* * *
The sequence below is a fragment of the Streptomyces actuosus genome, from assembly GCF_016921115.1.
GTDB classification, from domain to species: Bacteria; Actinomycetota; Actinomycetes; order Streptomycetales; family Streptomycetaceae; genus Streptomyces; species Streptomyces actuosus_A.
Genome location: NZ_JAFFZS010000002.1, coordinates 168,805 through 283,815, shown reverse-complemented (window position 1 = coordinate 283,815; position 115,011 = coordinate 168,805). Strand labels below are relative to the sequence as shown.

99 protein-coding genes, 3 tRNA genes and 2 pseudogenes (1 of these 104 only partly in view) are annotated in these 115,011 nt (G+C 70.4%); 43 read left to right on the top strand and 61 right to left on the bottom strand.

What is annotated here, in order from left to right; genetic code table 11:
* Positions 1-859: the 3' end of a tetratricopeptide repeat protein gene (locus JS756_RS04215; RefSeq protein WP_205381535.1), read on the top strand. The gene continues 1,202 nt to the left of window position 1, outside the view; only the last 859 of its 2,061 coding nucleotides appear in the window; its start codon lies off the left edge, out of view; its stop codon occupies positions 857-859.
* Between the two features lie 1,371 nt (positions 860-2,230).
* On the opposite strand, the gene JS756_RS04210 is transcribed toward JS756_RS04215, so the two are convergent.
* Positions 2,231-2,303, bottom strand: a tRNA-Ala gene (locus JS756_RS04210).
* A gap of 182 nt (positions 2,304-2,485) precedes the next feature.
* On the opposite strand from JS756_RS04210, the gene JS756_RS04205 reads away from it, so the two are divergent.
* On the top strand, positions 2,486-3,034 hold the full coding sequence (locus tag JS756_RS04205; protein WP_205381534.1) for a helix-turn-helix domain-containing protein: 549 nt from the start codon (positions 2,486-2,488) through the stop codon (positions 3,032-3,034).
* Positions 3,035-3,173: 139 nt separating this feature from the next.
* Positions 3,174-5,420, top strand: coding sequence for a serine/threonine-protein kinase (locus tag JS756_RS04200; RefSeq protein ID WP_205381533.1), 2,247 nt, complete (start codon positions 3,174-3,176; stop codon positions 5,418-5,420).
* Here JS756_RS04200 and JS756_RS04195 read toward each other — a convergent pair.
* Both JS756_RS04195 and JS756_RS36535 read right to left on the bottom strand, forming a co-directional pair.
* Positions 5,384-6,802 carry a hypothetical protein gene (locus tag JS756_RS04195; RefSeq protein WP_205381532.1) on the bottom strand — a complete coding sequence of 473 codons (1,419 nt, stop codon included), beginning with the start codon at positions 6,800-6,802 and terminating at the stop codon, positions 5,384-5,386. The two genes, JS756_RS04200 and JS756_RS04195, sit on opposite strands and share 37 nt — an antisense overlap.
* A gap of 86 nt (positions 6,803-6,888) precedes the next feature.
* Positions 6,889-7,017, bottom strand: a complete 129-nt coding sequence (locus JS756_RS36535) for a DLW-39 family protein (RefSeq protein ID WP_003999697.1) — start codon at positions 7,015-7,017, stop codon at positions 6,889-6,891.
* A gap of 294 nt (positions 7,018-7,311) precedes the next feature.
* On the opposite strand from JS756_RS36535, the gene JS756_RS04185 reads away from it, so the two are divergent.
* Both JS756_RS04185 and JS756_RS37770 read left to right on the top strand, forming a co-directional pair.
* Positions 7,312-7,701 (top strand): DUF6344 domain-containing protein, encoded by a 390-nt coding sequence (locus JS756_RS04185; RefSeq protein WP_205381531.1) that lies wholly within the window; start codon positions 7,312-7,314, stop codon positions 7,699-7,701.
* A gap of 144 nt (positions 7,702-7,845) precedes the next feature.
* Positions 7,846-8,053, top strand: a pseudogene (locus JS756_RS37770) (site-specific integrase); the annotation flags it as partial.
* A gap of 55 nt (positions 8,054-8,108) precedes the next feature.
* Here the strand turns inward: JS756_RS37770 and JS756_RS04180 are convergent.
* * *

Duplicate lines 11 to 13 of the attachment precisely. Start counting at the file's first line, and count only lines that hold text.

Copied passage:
* On the opposite strand from JS756_RS04210, the gene JS756_RS04205 reads away from it, so the two are divergent.
* On the top strand, positions 2,486-3,034 hold the full coding sequence (locus tag JS756_RS04205; protein WP_205381534.1) for a helix-turn-helix domain-containing protein: 549 nt from the start codon (positions 2,486-2,488) through the stop codon (positions 3,032-3,034).
* Positions 3,035-3,173: 139 nt separating this feature from the next.